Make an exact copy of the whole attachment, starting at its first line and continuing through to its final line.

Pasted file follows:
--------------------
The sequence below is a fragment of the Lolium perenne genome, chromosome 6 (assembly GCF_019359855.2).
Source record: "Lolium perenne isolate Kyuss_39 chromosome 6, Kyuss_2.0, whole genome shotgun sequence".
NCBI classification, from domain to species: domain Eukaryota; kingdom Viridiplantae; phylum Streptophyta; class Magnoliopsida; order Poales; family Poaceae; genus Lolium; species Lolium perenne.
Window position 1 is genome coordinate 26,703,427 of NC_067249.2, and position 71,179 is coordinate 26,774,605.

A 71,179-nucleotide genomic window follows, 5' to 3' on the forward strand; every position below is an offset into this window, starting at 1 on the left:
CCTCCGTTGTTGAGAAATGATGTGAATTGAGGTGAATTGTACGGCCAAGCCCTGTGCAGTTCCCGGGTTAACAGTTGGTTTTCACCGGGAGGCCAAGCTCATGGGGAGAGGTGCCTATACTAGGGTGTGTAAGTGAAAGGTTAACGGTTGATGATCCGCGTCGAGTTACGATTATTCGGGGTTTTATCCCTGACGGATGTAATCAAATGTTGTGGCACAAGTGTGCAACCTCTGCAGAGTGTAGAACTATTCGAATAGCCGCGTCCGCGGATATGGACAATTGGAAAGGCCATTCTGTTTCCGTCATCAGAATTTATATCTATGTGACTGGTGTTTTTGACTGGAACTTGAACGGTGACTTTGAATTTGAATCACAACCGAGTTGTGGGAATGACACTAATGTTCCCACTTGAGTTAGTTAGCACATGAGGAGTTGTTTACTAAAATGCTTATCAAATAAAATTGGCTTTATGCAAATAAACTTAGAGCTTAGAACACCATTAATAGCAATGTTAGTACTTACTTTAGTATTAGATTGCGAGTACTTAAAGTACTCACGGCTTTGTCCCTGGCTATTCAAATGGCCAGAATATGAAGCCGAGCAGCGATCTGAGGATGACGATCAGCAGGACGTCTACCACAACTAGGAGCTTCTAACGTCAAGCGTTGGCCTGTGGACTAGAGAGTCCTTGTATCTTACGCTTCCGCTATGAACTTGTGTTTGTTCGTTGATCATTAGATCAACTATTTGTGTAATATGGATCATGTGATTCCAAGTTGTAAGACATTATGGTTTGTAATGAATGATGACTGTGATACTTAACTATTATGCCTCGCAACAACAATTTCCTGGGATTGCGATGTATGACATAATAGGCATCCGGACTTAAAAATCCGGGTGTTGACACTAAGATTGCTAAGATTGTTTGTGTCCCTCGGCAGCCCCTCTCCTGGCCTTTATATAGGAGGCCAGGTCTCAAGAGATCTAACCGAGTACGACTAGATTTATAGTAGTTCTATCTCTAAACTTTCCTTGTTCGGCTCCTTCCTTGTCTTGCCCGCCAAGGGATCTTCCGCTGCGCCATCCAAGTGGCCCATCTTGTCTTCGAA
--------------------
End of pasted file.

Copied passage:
The sequence below is a fragment of the Lolium perenne genome, chromosome 6 (assembly GCF_019359855.2).
Source record: "Lolium perenne isolate Kyuss_39 chromosome 6, Kyuss_2.0, whole genome shotgun sequence".
NCBI classification, from domain to species: domain Eukaryota; kingdom Viridiplantae; phylum Streptophyta; class Magnoliopsida; order Poales; family Poaceae; genus Lolium; species Lolium perenne.
Window position 1 is genome coordinate 26,703,427 of NC_067249.2, and position 71,179 is coordinate 26,774,605.

A 71,179-nucleotide genomic window follows, 5' to 3' on the forward strand; every position below is an offset into this window, starting at 1 on the left:
CCTCCGTTGTTGAGAAATGATGTGAATTGAGGTGAATTGTACGGCCAAGCCCTGTGCAGTTCCCGGGTTAACAGTTGGTTTTCACCGGGAGGCCAAGCTCATGGGGAGAGGTGCCTATACTAGGGTGTGTAAGTGAAAGGTTAACGGTTGATGATCCGCGTCGAGTTACGATTATTCGGGGTTTTATCCCTGACGGATGTAATCAAATGTTGTGGCACAAGTGTGCAACCTCTGCAGAGTGTAGAACTATTCGAATAGCCGCGTCCGCGGATATGGACAATTGGAAAGGCCATTCTGTTTCCGTCATCAGAATTTATATCTATGTGACTGGTGTTTTTGACTGGAACTTGAACGGTGACTTTGAATTTGAATCACAACCGAGTTGTGGGAATGACACTAATGTTCCCACTTGAGTTAGTTAGCACATGAGGAGTTGTTTACTAAAATGCTTATCAAATAAAATTGGCTTTATGCAAATAAACTTAGAGCTTAGAACACCATTAATAGCAATGTTAGTACTTACTTTAGTATTAGATTGCGAGTACTTAAAGTACTCACGGCTTTGTCCCTGGCTATTCAAATGGCCAGAATATGAAGCCGAGCAGCGATCTGAGGATGACGATCAGCAGGACGTCTACCACAACTAGGAGCTTCTAACGTCAAGCGTTGGCCTGTGGACTAGAGAGTCCTTGTATCTTACGCTTCCGCTATGAACTTGTGTTTGTTCGTTGATCATTAGATCAACTATTTGTGTAATATGGATCATGTGATTCCAAGTTGTAAGACATTATGGTTTGTAATGAATGATGACTGTGATACTTAACTATTATGCCTCGCAACAACAATTTCCTGGGATTGCGATGTATGACATAATAGGCATCCGGACTTAAAAATCCGGGTGTTGACACTAAGATTGCTAAGATTGTTTGTGTCCCTCGGCAGCCCCTCTCCTGGCCTTTATATAGGAGGCCAGGTCTCAAGAGATCTAACCGAGTACGACTAGATTTATAGTAGTTCTATCTCTAAACTTTCCTTGTTCGGCTCCTTCCTTGTCTTGCCCGCCAAGGGATCTTCCGCTGCGCCATCCAAGTGGCCCATCTTGTCTTCGAA